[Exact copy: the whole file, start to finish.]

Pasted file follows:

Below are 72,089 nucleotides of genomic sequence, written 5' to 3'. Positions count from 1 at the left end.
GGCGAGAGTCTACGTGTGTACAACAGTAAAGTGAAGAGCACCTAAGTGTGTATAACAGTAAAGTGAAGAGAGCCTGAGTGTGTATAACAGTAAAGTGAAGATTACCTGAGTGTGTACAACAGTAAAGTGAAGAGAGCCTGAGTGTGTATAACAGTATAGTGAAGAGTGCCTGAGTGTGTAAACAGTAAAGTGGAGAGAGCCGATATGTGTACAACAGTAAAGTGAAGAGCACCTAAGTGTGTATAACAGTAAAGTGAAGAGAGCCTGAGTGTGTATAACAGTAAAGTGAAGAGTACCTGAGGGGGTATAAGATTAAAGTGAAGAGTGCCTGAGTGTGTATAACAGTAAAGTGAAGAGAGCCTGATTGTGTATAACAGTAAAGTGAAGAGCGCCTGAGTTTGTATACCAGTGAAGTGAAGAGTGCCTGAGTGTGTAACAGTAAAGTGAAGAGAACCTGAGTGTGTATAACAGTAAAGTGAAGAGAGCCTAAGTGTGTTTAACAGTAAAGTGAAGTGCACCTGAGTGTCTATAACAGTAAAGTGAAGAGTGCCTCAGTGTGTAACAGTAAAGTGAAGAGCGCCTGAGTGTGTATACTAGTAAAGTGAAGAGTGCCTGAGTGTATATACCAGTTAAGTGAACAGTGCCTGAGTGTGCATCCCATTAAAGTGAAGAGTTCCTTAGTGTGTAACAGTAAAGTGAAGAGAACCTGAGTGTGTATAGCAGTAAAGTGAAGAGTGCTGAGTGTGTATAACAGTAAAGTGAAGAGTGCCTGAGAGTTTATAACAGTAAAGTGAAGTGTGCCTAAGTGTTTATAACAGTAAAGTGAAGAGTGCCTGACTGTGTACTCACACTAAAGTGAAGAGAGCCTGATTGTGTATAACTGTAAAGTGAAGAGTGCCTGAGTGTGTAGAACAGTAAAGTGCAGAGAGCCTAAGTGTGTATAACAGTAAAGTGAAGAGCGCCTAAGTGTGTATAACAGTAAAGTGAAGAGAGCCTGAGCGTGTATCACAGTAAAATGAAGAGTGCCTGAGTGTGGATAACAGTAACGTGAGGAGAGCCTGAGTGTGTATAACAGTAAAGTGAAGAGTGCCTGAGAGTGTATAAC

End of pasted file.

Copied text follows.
Below are 72,089 nucleotides of genomic sequence, written 5' to 3'. Positions count from 1 at the left end.
GGCGAGAGTCTACGTGTGTACAACAGTAAAGTGAAGAGCACCTAAGTGTGTATAACAGTAAAGTGAAGAGAGCCTGAGTGTGTATAACAGTAAAGTGAAGATTACCTGAGTGTGTACAACAGTAAAGTGAAGAGAGCCTGAGTGTGTATAACAGTATAGTGAAGAGTGCCTGAGTGTGTAAACAGTAAAGTGGAGAGAGCCGATATGTGTACAACAGTAAAGTGAAGAGCACCTAAGTGTGTATAACAGTAAAGTGAAGAGAGCCTGAGTGTGTATAACAGTAAAGTGAAGAGTACCTGAGGGGGTATAAGATTAAAGTGAAGAGTGCCTGAGTGTGTATAACAGTAAAGTGAAGAGAGCCTGATTGTGTATAACAGTAAAGTGAAGAGCGCCTGAGTTTGTATACCAGTGAAGTGAAGAGTGCCTGAGTGTGTAACAGTAAAGTGAAGAGAACCTGAGTGTGTATAACAGTAAAGTGAAGAGAGCCTAAGTGTGTTTAACAGTAAAGTGAAGTGCACCTGAGTGTCTATAACAGTAAAGTGAAGAGTGCCTCAGTGTGTAACAGTAAAGTGAAGAGCGCCTGAGTGTGTATACTAGTAAAGTGAAGAGTGCCTGAGTGTATATACCAGTTAAGTGAACAGTGCCTGAGTGTGCATCCCATTAAAGTGAAGAGTTCCTTAGTGTGTAACAGTAAAGTGAAGAGAACCTGAGTGTGTATAGCAGTAAAGTGAAGAGTGCTGAGTGTGTATAACAGTAAAGTGAAGAGTGCCTGAGAGTTTATAACAGTAAAGTGAAGTGTGCCTAAGTGTTTATAACAGTAAAGTGAAGAGTGCCTGACTGTGTACTCACACTAAAGTGAAGAGAGCCTGATTGTGTATAACTGTAAAGTGAAGAGTGCCTGAGTGTGTAGAACAGTAAAGTGCAGAGAGCCTAAGTGTGTATAACAGTAAAGTGAAGAGCGCCTAAGTGTGTATAACAGTAAAGTGAAGAGAGCCTGAGCGTGTATCACAGTAAAATGAAGAGTGCCTGAGTGTGGATAACAGTAACGTGAGGAGAGCCTGAGTGTGTATAACAGTAAAGTGAAGAGTGCCTGAGAGTGTATAAC